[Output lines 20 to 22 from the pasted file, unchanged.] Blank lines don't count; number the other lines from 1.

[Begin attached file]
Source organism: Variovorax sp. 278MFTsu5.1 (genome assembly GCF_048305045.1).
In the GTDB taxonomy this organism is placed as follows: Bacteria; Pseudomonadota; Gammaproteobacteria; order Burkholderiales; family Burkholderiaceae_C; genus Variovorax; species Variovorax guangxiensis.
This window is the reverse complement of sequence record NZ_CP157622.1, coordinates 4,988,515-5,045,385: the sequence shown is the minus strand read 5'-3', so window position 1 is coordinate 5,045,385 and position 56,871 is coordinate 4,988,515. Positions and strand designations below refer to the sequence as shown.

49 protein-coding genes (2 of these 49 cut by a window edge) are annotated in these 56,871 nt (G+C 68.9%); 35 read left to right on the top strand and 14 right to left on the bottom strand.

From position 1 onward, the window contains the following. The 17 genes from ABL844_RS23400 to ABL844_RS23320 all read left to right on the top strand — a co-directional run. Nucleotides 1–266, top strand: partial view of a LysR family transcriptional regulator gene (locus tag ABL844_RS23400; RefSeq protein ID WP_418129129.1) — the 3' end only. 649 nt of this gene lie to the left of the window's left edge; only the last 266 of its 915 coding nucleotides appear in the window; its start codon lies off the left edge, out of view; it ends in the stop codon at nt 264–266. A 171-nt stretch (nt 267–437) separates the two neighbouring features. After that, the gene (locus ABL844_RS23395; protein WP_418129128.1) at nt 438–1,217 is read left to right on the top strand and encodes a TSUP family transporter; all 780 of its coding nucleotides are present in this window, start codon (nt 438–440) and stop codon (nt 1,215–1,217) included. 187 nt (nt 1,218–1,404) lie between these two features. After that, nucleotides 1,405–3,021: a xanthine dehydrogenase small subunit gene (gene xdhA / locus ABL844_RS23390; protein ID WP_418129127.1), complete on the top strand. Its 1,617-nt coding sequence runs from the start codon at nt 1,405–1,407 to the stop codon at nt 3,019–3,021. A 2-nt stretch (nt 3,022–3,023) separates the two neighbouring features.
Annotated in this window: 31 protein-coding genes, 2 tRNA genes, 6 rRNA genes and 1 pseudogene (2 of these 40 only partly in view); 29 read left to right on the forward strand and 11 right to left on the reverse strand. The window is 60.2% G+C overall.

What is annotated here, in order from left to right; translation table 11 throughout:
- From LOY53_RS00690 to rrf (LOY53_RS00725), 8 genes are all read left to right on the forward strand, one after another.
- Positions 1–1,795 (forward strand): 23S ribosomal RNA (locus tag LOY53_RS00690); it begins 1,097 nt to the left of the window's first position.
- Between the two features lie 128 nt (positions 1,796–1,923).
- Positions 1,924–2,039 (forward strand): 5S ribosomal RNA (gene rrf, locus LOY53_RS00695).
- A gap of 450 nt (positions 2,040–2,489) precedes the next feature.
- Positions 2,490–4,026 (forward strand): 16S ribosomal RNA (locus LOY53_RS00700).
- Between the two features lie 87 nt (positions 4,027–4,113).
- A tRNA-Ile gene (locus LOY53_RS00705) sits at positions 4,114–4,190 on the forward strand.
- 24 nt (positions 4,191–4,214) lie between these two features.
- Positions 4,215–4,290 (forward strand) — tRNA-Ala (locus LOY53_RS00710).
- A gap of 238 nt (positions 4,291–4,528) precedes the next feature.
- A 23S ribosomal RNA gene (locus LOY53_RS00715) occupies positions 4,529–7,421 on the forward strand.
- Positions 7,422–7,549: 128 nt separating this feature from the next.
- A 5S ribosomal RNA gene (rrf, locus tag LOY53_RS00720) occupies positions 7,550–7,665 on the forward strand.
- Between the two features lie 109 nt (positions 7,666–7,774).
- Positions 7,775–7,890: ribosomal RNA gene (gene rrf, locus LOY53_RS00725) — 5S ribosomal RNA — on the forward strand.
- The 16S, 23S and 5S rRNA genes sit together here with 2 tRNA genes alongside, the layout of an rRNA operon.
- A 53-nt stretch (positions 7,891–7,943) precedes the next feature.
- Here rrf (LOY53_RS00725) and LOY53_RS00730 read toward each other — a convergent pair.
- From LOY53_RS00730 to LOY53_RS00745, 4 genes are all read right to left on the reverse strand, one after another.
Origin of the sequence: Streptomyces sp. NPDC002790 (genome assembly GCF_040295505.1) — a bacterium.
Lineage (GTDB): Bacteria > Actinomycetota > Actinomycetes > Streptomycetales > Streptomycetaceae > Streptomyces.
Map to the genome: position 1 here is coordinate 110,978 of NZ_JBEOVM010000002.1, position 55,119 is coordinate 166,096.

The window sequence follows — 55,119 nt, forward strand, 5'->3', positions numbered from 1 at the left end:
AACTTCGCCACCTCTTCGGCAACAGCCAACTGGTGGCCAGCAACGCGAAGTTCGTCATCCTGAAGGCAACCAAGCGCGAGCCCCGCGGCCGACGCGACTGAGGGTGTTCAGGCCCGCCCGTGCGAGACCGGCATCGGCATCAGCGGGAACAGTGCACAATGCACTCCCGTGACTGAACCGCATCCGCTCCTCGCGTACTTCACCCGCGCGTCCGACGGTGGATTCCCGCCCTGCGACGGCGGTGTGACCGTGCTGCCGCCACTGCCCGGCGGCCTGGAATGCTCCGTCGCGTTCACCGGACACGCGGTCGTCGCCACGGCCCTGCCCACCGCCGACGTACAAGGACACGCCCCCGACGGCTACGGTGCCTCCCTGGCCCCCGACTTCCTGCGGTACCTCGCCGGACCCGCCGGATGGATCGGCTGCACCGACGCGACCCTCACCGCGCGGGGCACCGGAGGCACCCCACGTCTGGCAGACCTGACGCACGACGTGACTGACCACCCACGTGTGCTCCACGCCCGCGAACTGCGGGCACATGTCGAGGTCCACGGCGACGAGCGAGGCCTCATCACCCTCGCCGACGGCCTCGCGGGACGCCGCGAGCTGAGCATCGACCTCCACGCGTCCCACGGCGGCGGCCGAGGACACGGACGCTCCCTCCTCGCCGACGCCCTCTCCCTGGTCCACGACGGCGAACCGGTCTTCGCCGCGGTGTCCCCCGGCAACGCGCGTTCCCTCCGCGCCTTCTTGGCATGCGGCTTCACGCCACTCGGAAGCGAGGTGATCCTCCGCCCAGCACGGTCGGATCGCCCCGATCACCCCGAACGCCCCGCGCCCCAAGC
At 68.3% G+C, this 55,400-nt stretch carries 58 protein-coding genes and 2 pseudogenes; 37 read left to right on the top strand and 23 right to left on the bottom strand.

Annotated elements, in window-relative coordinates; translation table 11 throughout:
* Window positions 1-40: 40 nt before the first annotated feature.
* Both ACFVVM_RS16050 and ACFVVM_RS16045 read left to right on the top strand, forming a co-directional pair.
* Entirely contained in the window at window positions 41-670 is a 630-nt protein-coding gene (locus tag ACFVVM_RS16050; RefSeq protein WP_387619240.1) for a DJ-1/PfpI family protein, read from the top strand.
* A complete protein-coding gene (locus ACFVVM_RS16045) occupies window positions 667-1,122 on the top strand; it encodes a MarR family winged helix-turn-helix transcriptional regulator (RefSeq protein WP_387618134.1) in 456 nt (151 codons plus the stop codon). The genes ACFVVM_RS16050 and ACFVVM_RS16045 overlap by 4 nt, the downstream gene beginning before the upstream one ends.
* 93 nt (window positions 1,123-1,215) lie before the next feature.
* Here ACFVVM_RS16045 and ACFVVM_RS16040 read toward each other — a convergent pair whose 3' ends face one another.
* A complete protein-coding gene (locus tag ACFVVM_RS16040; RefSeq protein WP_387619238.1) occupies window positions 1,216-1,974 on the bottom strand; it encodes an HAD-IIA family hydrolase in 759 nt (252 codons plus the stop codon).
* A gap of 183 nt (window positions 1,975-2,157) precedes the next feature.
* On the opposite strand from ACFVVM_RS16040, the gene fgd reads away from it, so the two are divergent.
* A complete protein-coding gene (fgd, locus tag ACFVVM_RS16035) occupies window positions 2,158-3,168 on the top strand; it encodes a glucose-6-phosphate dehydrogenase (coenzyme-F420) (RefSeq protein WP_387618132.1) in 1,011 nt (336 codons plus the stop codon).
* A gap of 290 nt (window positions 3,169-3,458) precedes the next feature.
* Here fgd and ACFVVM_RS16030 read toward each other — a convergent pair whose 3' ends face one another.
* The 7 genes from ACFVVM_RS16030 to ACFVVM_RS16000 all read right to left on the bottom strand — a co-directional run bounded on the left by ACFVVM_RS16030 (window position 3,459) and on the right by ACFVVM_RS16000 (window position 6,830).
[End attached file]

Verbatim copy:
- Positions 7,422–7,549: 128 nt separating this feature from the next.
- A 5S ribosomal RNA gene (rrf, locus tag LOY53_RS00720) occupies positions 7,550–7,665 on the forward strand.
- Between the two features lie 109 nt (positions 7,666–7,774).